Thursday, December 31, 2009
Umar Farouk Abdulmutallab; the Nigerian Connection
Umar Farouk Abdulmutallab, the so-called "Nigerian Al-Qaeda Bomber,” set off enough alarms to wake up the international security structure around the world, but they all waved him through to Detroit, a new Saharareporters investigation has revealed. The first flag should have gone off when Umar bought his ticket in Accra, Ghana, on 16 September. Stepping off the street into the KLM offices, he offered no address and no telephone number. In effect, he was a ghost breezing in to buy a ticket to be routed Lagos-Amsterdam-Detroit-Accra. And no, not with a credit or debit card either, and certainly not by a cheque: the foreign national was paying the full price of the ticket—all $2,831 (USD)—in cold, hard, non-ghostly cash.
Sure, why not, said KLM: window or aisle?
The airline then did something even more curious: It did not inform the US authorities despite a standing regulation that all such cash transactions for flights into the country since 911 should be transmitted 30 days before departure. No KLM official reported seeing or doing business with a ghost.
The Lagos KLM office confirmed to us that Abdulmutallab did cancel the ticket he had bought in Ghana on the 16th, rerouting it to Lagos-Amsterdam-Detroit-Lagos. This debunks the initial report that Farouk had bought a one-way ticket to Detroit.
CCTV footage obtained from MMA (Murtala Mohammed International Airport) by government investigators indicates Abdulmutallab personally checked in at 2035 hours (GMT) on Christmas eve, December 24th at the 2nd floor KLM check-in counter. He had no luggage, bearing only a shoulder bag.
Such travelers are not necessarily unusual, but Abdulmutallab was a cash-paying ghost whose own father had earlier confessed his fright and worry to the United States. Traveling with just the smallest of personal cabin bags should have pushed another alarm.
But KLM officials simply scanned Abdulmutalab’s passport and United States of America tourist visa, which was issued in the United Kingdom. They ran him through the Advance Passenger Information System (APIS) and the United States certified he was clean to travel to the country. KLM checked the ghost—who would turn out to have hidden thunder and brimstone in his loins—through to Detroit. For the Amsterdam-Detroit stretch, martyr-to-be Abdulmutallab chose seat 19A, ominously next to the wing and above the aircraft’s fuel tank.
Aviation security sources at the first screening area recall Abdulmutallab as being somewhat nervous and sweaty while he was there; he had joined a VIP lane--perhaps instinctively because that is probably how he had traveled all his life--and had to be told to join the regular line. At this point, said one source, “he left the long queue leading to the immigration/SSS point and visited the former Virgin Atlantic office, returning with a newspaper before presenting himself for screening."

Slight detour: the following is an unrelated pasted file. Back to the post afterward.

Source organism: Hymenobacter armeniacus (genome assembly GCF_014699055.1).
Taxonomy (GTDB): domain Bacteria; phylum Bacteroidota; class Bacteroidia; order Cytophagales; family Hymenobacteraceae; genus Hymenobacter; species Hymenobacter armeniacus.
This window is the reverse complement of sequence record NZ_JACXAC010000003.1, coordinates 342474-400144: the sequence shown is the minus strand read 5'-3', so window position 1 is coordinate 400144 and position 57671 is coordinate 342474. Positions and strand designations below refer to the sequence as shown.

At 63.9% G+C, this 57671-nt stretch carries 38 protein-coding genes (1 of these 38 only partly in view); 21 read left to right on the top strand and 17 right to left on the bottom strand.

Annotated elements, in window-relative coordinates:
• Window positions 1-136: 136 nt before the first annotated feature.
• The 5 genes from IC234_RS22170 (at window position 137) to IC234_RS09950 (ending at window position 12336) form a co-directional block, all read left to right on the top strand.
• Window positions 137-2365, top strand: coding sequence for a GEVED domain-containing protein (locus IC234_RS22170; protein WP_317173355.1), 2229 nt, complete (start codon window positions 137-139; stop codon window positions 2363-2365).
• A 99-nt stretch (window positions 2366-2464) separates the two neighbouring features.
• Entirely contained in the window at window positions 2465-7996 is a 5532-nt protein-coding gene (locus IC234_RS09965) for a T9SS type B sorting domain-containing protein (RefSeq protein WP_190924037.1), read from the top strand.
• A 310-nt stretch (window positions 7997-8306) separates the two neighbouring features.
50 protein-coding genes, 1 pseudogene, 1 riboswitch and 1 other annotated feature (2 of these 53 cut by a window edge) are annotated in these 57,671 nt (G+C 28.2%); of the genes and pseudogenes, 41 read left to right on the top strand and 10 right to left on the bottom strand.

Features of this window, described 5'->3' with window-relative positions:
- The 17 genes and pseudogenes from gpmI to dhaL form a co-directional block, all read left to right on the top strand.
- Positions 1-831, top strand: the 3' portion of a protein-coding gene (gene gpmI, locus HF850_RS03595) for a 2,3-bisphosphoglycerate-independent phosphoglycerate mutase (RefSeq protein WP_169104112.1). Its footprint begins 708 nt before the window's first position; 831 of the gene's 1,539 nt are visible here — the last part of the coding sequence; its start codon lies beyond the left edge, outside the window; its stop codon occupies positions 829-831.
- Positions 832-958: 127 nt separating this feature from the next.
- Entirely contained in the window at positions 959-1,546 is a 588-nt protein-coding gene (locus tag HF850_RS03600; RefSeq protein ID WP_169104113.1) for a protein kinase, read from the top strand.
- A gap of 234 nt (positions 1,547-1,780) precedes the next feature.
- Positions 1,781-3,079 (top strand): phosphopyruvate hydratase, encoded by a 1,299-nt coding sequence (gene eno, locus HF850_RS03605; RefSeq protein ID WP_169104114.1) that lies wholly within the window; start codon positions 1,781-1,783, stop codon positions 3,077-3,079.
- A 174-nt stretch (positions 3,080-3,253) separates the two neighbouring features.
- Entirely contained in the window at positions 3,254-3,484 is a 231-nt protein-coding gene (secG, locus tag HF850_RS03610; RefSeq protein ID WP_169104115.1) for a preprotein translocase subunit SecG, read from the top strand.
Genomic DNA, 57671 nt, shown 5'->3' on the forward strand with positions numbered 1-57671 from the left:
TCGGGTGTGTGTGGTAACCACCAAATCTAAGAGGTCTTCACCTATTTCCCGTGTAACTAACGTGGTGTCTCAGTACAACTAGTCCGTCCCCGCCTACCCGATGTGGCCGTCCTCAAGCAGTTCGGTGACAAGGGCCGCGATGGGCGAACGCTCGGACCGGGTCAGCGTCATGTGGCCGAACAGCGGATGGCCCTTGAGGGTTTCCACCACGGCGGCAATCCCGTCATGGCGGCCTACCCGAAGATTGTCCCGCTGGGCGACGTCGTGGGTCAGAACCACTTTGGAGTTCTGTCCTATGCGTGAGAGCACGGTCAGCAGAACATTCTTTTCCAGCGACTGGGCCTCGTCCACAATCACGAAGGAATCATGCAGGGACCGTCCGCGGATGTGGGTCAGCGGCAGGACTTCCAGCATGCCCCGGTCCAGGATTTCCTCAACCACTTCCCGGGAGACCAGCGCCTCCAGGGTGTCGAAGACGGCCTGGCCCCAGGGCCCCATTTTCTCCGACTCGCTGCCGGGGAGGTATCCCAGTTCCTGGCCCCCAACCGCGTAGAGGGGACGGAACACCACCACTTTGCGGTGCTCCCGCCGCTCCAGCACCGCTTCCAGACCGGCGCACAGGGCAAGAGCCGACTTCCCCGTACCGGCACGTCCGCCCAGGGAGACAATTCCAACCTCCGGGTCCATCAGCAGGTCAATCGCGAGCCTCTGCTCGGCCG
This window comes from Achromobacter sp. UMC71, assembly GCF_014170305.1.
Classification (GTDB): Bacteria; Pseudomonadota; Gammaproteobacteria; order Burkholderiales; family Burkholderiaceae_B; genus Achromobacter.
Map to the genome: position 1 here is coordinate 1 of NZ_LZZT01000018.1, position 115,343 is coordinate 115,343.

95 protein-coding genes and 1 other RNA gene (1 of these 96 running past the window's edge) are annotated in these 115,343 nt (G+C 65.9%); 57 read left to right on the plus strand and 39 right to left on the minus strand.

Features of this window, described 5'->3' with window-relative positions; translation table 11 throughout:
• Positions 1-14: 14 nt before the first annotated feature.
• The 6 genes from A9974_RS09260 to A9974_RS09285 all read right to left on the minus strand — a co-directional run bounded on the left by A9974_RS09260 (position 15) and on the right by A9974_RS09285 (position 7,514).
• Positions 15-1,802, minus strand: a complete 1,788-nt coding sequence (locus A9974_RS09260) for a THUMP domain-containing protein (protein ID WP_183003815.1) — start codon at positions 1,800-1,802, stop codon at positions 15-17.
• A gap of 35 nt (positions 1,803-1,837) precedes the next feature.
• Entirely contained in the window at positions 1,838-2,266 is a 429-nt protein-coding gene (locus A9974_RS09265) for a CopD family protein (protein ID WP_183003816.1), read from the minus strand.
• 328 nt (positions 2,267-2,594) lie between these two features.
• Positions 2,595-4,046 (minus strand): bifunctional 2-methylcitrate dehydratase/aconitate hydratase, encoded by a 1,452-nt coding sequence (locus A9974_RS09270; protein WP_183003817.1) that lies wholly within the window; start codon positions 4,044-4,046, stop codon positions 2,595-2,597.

In the departure area, Abdulmutallab’s passport was scanned first by the State Security Service (SSS), which also processed him through the SSS datalist, a document often used by the Nigerian government to stop members of the opposition or people with views contrary to that of the government from entry or exit from Nigeria.
Passing that “test,” Abdulmutallab was then passed on to Nigerian Immigration authorities, which scanned his Nigerian Machine Readable Passport number A3921640. They processed him through the Passenger Registration System, which indicated he posed no security threat and was not listed on any “bar” list.
At the Aviation Security desk, sources and CCTV images indicate that after dropping his shoulder bag on the X-ray screening machine, Abdulmutallab set off the walk-through machine alarm. He was then sent back to remove his sneakers, following which he walked through successfully the second time. Then, in line with standard procedure, he was given a pat down and let go. Curiously, however, the Nigerian aviation officials did not include the setting-off of the alarm in the initial official report.
Also of interest is that sources indicate that an officer of the Nigerian Drug Law Enforcement Agency (NDLEA) briefly spoke to Abdulmutallab in a local language after he left the security screening post. This is common in Nigerian airports, arising from primordial sentiments, class status and in many cases, fragrant violation of security procedures as officials attempt to extort money from air travellers.
At the boarding gate, Abdulumutallab went through a secondary screening, conducted by KLM security, before being allowed into the aircraft en route Amsterdam. His name was included in the post departure manifest under serial number 2 and a secondary detail sent to Amsterdam and the American leg of what would become a historic terror trip.
This level of incompetence is unprecedented in the history of aviation security. It is not incompetence but conspiracy, treasonous conspiracy. For a guy bearing a Nigerian passport to breeze, or should I say float, through all the checks put in place for exactly this kind of event is impossible without help. And the only help that could have made it possible, on through to Detriot, must have come from some U.S Embassy or Consulate official. The trend fuels my belief that this was a false flag operation beyond doubt~Egoigwe